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Aviation Glossary :: PL-259/SO-239  Aviation Glossary :: PL-259/SO-239 FAA Written Test Preparation
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At Dauntless, our editorial staff maintains the web's largest unified glossary of aviation terms. This glossary is built from a combination of official, quasi-official, and proprietary sources (including original material that we develop oursselves). Uniquely, we often provide multiple definitions of a given term so that you can find that which best applies to you. In order to maximize your learning efficiency, this glossary (and similar ones for our international users) is incresingly fully integrated into our aviation learning apps, including our FAA written test prep and FAA practical test prep software and apps. If you like this glossary, you'll love them with their polished learning environments and world's best and clearest content (please do give them a try.).

The UHF connector, also called the Amphenol coaxial connector, is a World War II threaded RF connector design, from an era when "UHF" referred to frequencies over 30 MHz. Originally intended for use as a video connector in radar applications, the connector was later used for other RF applications. This connector was developed on basis of a shielded banana plug.

UHF connectors are generally usable through what is now known as the VHF and HF frequencies and can handle RF power levels over one kilowatt. There is variation between manufacturers with the choice of dielectric, the PTFE types being favored where low loss is desired. The average power handling of the PTFE versions is essentially set by heating of the center pin, and is therefore frequency-dependent, as the RF resistance rises as the skin depth falls. At low frequencies, the power handling is rather better than that of the similar-sized N connector. The UHF connector is the most common connector in amateur radio applications up to 150 MHz. In the US, the silver-plated version with Teflon dielectric is used in UHF applications up to 450 MHz for the 70 cm band.

Despite the name, the UHF connector is rarely used in commercial applications for UHF frequencies, as the non-constant impedance (the impedance drops to 30-40 Ω for about a centimeter in the central region of the connector) means they create significant electrical signal reflections above 300 MHz.

The most popular cable plug and corresponding chassis-mount socket carry the old Signal Corps nomenclatures PL-259 (plug) and SO-239 (socket). The PL-259 can be used with large diameter coaxial cable, such as RG-8/U and RG-9/U, and the smaller diameter RG-58/U and RG-59/U with the use of UG-175/U and UG-176/U adapter sleeves. "PL-259" refers to one specific mechanical design, but the term is often used for any compatible UHF cable plug. The thread is 5⁄8 inch 24tpi UNEF standard. Other UHF connectors with a similar—but incompatible—metric thread have been produced. The center conductor jack on the SO-239 will also accept a 4 mm banana plug.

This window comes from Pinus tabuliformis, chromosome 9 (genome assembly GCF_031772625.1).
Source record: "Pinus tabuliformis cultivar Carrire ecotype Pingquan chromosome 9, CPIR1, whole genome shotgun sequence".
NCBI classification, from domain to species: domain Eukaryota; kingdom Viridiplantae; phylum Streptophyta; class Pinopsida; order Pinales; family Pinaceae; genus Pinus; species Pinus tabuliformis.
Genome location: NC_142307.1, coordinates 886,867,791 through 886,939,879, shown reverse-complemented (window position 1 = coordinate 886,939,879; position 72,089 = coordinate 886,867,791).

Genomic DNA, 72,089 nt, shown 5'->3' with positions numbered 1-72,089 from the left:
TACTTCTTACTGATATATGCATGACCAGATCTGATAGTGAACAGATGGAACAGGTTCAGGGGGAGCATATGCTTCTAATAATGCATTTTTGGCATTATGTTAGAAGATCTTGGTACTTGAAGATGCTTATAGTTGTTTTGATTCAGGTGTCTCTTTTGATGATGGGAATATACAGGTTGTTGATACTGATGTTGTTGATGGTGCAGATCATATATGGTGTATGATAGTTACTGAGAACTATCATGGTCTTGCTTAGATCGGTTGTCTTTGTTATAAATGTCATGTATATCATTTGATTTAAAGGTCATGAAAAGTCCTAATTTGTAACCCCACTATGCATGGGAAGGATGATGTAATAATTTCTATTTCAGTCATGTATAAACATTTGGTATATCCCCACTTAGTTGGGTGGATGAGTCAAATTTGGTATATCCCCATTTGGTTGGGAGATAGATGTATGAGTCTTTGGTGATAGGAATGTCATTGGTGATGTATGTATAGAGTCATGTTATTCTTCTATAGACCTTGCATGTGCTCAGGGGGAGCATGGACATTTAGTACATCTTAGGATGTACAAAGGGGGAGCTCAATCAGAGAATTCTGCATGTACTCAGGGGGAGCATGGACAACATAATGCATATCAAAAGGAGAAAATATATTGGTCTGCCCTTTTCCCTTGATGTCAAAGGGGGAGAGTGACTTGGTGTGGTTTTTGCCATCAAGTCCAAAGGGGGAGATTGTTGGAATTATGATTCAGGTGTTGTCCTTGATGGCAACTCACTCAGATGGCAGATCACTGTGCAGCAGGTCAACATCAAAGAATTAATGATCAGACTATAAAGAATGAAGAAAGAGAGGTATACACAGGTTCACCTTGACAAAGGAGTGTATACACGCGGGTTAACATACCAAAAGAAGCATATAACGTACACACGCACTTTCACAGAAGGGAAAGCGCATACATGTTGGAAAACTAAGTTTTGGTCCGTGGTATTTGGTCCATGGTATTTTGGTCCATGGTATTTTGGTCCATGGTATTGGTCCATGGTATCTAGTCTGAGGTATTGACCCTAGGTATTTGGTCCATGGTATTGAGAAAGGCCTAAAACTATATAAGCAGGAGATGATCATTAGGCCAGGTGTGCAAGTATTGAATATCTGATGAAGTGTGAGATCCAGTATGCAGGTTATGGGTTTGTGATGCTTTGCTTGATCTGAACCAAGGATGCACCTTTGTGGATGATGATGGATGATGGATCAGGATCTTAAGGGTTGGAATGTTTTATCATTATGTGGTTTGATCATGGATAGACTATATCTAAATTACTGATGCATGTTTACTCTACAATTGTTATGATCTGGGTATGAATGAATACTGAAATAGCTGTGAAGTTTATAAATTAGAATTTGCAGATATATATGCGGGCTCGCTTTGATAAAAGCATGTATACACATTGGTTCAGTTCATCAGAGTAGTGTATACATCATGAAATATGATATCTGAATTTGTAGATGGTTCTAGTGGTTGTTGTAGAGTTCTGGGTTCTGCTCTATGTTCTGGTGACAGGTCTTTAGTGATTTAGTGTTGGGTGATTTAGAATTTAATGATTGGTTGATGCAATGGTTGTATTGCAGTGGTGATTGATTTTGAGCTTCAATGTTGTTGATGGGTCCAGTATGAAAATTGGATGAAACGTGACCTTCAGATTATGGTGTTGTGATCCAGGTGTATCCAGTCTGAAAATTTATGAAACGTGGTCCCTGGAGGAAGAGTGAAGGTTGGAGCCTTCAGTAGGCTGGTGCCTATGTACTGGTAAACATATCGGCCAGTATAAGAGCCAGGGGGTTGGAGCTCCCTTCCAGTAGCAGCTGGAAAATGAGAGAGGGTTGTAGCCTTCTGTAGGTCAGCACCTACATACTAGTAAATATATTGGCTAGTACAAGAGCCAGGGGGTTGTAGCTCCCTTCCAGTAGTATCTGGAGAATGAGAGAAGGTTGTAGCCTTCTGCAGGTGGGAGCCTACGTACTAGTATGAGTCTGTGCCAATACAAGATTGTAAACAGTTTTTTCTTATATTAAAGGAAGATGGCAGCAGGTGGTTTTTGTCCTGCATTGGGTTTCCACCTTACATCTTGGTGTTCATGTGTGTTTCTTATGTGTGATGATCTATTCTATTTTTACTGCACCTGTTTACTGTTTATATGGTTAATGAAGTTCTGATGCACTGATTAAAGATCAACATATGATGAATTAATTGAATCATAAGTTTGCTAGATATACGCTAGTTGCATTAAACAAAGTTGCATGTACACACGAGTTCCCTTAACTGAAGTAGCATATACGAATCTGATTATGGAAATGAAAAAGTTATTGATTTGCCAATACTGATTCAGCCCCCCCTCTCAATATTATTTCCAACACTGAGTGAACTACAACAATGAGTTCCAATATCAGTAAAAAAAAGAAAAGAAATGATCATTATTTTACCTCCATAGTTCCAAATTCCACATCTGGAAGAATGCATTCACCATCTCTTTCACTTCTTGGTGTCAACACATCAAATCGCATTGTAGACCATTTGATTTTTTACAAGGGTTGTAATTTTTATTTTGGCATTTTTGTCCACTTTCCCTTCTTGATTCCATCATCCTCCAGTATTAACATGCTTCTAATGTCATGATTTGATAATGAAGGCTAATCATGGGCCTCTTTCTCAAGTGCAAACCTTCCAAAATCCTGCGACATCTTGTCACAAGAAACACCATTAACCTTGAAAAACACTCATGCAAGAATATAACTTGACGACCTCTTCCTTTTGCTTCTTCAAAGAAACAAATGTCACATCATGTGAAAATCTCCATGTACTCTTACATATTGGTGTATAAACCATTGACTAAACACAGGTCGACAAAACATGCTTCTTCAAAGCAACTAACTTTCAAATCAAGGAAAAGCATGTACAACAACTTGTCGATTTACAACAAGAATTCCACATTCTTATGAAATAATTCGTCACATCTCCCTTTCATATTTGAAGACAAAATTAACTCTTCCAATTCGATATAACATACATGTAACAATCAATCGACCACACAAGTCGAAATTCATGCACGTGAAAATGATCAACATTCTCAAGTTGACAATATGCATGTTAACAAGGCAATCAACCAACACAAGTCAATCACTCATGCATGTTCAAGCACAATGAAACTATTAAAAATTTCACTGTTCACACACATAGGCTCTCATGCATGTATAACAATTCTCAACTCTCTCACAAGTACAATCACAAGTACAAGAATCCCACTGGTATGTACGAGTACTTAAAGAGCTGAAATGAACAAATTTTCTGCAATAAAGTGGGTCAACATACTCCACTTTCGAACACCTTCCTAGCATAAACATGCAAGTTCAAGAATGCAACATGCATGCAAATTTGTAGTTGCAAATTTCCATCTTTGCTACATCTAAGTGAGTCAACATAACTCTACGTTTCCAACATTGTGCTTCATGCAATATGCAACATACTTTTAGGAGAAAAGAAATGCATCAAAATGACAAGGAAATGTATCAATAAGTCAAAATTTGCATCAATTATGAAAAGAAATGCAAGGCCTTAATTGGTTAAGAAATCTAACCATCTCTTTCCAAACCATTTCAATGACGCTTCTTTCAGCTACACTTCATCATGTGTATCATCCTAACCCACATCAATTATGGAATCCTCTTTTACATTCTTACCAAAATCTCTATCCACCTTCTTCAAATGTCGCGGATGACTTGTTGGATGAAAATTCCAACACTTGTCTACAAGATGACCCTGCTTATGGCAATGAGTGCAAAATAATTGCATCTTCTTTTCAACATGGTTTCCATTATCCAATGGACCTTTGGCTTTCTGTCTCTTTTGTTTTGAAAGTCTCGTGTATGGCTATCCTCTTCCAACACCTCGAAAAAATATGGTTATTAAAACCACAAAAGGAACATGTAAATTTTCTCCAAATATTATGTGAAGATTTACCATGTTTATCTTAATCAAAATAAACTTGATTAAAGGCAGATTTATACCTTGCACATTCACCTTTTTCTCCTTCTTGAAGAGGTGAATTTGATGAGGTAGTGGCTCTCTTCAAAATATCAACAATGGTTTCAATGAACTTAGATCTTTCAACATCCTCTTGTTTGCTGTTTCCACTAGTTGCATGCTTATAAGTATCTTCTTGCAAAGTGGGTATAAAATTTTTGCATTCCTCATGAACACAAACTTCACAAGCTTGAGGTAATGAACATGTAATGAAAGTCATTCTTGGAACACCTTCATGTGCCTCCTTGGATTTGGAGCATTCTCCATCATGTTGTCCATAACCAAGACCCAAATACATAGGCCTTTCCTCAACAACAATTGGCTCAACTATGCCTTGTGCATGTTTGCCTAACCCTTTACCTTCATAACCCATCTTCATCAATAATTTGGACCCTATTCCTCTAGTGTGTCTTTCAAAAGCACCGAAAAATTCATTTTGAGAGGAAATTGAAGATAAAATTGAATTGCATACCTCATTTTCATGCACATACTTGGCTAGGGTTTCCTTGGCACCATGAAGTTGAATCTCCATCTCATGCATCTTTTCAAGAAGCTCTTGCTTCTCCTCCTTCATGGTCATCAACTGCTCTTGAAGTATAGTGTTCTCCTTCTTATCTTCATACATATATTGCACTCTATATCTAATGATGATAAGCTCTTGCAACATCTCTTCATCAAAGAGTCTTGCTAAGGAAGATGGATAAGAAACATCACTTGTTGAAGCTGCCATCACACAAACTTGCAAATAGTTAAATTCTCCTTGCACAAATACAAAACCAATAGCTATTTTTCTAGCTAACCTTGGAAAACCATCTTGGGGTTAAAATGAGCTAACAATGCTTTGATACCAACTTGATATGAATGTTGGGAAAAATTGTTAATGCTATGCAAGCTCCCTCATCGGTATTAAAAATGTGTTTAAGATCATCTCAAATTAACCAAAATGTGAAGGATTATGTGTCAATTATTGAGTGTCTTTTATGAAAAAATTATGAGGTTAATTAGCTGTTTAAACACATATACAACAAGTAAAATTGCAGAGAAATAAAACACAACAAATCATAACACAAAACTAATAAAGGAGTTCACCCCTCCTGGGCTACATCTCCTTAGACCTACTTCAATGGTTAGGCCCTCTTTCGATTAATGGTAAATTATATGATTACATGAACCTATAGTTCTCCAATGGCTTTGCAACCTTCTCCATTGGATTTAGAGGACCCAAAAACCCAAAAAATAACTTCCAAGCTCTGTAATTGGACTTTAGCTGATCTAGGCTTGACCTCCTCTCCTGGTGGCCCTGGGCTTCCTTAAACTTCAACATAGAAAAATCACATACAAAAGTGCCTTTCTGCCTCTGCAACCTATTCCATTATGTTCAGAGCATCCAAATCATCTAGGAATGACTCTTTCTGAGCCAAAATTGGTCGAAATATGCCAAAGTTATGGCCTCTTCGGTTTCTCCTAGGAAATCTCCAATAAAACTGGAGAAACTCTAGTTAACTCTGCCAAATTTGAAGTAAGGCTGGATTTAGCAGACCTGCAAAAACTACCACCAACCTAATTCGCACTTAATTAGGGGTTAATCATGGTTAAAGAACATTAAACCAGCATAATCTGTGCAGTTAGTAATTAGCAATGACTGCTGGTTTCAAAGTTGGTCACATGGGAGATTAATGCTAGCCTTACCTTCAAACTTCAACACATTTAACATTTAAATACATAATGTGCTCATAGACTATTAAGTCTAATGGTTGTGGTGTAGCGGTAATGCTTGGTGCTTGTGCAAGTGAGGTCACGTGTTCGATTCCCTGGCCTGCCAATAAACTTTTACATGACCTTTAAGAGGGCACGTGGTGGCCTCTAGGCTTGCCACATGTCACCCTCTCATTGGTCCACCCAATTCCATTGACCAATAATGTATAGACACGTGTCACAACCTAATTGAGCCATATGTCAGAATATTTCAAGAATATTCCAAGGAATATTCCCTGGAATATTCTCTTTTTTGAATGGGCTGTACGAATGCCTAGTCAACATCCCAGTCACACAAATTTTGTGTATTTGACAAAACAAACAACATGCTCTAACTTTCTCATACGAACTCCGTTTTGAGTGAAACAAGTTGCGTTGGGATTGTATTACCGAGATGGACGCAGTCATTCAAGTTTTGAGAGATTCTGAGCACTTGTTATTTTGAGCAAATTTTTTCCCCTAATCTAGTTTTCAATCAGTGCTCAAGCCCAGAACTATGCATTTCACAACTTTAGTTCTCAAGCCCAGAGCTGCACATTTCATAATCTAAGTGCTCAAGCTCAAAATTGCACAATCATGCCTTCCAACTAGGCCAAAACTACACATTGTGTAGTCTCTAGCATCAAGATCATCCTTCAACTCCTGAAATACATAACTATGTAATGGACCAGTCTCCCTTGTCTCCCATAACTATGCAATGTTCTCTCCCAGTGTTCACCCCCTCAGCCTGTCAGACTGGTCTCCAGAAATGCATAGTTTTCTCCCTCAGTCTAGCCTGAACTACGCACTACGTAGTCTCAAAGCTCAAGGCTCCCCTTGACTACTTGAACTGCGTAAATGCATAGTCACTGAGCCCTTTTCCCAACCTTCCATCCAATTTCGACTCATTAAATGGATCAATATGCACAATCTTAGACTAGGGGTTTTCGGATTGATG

In many applications, UHF connectors were replaced by designs that have a more uniform impedance over the length of the connector, such as the N connector and the BNC connector, but they are still widely used in amateur radio, citizens' band radio, and marine VHF radio where mechanical robustness and ease of use are more important than a small mismatch. The "classic" PL-259 connector is resistant to damage even if stepped on accidentally.

One reason for the popularity of the UHF connector is its ease of assembly. While crimp connectors exist, the solderable screw-on connector is more common because no expensive specialized crimping tools are required. The connector is not suitable for outdoor applications by itself, but can be made weather resistant by wrapping it with self-adhesive silicone C-Tape.

UHF connectors were also used for the input and output of composite video signals for older video equipment (such as VTRs and monitors) dating from the late 1970s and earlier. They were known by BBC engineers as "F & E" connectors, after Films & Equipment, a manufacturer.

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source: Wikitionary / Wikipedia and Related Sources (Edited)

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